10 Things You Won’t Find on a Credit Report

Your credit reports can tell lenders a lot about you. Credit reports reveal how you pay your bills, whether on-time or late. They also indicate how you manage your credit card accounts, such as whether you’re paying off the balance each month or revolving debt. And, your credit reports even show how often you’ve applied for new credit in the past 24 months.

Of course, not everything about you will be included in your credit reports. Certain information isn’t allowed to be included on a credit report because of federal law. Other information isn’t on your credit reports by a matter of choice. Here are 10 pieces of information you won’t find on your credit reports.

Credit Scores (Yes, Really)

While the information in your credit report is used to compute your credit score, and though you or a lender may often purchase a credit report and a score together, your credit scores are not actually a part of your credit reports. Instead, credit scores are a separate evaluation of the information contained in your credit reports. They’re an ancillary product; much like the leather interior in a new car, they are optional.

Deposit Account Balances

Your checking and savings accounts balances are not a part of the information included in your credit reports. As such, whether you have $1,000,000 in the bank or $1, neither fact will have any direct impact upon your credit scores. Other wealth building or “nest egg” accounts — such as money market, 401(k), SEP, and brokerage accounts — are also not on your credit reports.

Salary Information

Just as your bank accounts will not show up on your credit reports, neither will your salary, earnings, or net worth. There was a day, several decades ago, when salary information was a part of consumer credit reports. However, the information was not updated like normal credit accounts and, therefore, became outdated and incorrect fairly quickly. Further, most people don’t have a precisely static salary because of things like bonuses, promotions, stock options, fluctuating hours, or overtime pay. As such, it’s hard to report a single number and accurately call that your salary.

Employment Status

Although a list of past and present employers might appear on your credit reports, your actual employment status is another piece of information that’s missing from your credit reports. For example, my current employer on one of my credit reports is “student,” which is outdated by about 27 years.

Your Spouse’s Credit History

A common credit myth is that once you get married your spouse’s information will show up on your credit reports. However, this is incorrect. Credit reports are maintained at the individual consumer level and not at the household level or “married” level. The only way your spouse’s credit information will show up on your credit reports is if you’re a co-obligor of some type.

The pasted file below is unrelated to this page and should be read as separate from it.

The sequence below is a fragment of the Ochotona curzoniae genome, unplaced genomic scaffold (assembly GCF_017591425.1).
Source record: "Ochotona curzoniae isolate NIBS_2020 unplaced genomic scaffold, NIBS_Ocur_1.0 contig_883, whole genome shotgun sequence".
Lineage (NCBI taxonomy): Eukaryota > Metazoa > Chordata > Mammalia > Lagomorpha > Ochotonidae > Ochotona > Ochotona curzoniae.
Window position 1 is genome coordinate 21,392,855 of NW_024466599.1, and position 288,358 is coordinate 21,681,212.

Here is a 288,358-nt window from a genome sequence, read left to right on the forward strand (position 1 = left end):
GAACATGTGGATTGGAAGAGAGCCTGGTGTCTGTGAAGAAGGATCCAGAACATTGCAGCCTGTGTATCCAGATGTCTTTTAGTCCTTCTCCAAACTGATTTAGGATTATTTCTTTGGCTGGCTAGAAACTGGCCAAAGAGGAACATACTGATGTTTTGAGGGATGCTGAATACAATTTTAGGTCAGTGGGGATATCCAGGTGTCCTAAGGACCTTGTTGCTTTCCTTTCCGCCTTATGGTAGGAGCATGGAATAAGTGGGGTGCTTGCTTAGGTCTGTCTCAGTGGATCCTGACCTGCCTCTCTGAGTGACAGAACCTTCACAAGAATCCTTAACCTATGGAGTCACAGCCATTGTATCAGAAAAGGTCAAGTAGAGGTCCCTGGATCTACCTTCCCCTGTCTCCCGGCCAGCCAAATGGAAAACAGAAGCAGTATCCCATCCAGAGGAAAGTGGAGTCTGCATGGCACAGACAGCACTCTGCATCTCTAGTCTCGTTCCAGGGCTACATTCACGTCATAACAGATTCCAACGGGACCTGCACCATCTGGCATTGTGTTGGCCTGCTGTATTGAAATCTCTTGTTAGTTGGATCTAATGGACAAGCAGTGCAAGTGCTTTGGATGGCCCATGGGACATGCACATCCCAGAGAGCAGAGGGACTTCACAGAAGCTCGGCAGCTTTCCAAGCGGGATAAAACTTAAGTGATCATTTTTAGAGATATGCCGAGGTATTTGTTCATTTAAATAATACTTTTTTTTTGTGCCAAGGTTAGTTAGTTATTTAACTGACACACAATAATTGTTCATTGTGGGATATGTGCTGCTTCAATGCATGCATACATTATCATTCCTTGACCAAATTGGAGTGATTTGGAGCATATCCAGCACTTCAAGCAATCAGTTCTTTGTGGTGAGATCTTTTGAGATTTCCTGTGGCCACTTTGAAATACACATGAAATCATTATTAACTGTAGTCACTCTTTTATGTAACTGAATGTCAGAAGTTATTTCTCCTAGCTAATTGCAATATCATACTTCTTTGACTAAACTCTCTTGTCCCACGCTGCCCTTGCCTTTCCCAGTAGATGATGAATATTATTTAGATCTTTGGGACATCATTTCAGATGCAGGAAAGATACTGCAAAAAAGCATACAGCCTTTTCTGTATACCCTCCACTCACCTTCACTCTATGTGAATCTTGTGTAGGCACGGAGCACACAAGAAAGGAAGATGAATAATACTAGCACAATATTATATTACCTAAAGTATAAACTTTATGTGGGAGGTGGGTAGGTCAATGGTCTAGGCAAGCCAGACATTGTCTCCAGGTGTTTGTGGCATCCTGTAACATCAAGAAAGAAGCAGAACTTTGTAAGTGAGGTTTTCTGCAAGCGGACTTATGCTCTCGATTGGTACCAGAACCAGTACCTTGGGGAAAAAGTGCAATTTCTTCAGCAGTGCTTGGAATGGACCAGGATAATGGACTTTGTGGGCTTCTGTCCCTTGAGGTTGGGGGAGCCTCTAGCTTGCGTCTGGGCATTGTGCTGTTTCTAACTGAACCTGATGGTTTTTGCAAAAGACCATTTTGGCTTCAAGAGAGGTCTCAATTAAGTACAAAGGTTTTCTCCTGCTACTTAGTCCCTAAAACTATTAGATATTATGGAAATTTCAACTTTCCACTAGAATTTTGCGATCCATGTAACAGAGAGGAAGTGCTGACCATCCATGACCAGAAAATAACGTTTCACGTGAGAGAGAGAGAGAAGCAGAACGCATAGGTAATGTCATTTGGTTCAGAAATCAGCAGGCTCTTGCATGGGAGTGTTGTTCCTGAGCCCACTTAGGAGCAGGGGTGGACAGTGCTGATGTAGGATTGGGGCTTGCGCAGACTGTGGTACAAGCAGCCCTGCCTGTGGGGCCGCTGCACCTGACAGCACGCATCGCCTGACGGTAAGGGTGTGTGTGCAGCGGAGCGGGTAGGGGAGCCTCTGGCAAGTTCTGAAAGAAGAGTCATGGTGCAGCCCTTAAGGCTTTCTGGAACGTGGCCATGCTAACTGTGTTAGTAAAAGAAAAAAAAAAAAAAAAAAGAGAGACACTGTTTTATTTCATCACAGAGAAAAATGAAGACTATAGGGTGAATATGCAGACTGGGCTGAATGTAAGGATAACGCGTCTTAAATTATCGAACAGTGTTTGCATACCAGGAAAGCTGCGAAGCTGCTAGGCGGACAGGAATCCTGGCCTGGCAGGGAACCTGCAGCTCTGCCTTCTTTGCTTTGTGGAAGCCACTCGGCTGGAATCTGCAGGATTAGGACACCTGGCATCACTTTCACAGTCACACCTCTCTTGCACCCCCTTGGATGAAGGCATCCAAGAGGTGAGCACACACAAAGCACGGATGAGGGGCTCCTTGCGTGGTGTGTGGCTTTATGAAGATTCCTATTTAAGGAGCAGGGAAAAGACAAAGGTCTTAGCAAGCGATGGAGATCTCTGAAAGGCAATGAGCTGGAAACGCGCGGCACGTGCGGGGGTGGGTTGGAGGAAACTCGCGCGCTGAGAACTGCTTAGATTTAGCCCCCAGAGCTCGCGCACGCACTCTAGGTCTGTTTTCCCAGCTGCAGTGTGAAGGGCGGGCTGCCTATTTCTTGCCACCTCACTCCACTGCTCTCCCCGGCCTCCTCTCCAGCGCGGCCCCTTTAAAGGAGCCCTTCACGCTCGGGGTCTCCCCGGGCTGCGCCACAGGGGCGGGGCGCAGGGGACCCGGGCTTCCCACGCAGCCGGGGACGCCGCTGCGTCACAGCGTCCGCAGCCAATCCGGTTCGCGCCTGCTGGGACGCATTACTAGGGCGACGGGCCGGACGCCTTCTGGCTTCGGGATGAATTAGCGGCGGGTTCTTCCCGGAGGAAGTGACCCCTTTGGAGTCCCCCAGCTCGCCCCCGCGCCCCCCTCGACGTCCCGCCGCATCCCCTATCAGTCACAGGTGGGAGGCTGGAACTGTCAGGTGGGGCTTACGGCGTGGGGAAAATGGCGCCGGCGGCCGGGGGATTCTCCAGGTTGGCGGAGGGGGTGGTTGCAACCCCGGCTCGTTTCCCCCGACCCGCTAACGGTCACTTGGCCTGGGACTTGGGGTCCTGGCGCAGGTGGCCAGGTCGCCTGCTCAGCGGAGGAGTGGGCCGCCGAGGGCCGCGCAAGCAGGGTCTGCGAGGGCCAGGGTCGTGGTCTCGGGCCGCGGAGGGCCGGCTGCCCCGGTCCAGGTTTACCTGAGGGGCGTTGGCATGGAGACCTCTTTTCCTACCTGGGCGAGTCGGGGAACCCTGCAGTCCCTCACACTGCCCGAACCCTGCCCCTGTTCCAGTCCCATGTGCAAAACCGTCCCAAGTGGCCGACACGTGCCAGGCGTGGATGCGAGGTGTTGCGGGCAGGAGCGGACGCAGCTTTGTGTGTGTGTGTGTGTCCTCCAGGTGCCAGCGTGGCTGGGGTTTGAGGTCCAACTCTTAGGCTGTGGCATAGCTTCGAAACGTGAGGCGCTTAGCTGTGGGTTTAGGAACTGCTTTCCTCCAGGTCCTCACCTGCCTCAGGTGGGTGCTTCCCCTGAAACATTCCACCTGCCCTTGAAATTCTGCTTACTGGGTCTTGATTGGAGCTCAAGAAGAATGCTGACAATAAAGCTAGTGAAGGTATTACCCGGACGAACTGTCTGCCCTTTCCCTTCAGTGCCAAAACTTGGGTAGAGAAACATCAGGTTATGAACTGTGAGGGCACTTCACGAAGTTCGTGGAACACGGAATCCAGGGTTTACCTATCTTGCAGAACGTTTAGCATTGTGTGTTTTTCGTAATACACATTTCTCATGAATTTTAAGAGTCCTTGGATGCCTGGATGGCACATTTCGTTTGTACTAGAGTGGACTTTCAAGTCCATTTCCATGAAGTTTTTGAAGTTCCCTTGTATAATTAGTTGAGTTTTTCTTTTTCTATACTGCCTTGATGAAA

Interest Rates

While your credit reports contain all kinds of information, past and present, about your various loans and credit card accounts, surprisingly, the interest rates you pay on those loans and accounts are not included in your credit reports.

Most of Your Utility Accounts

Unfortunately, your on-time utility payments will generally not be reflected on your credit reports and, by extension, will not help your credit scores. In general the only time information about your utility accounts will show up on your credit reports is if you default and the debt is handed over to a collection agency.

Criminal Records

Some types of public records may appear on your credit reports, but criminal records do not fall into this category.

Nontraditional or Private Loans

Loans made by nontraditional lenders, such as pawn brokers, and private money loans, don’t typically show up on your credit report. And if you borrow money from your good-ol’ Uncle John, that doesn’t show up either.

Outdated Negative Information

The Fair Credit Reporting Act dictates how long most types of negative information are permitted to appear on your credit reports. In general, either seven or 10 years is the limit, depending on the type of information.

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John Ulzheimer is an expert on credit reporting, credit scoring, and identity theft. He has written four books on the topic and has been interviewed and quoted thousands of times over the past 10 years. With time spent at Equifax and FICO, Ulzheimer is the only credit expert who actually comes from the credit industry. He has been an expert witness in over 230 credit related lawsuits and has been qualified to testify in both federal and state courts on the topic of consumer credit.

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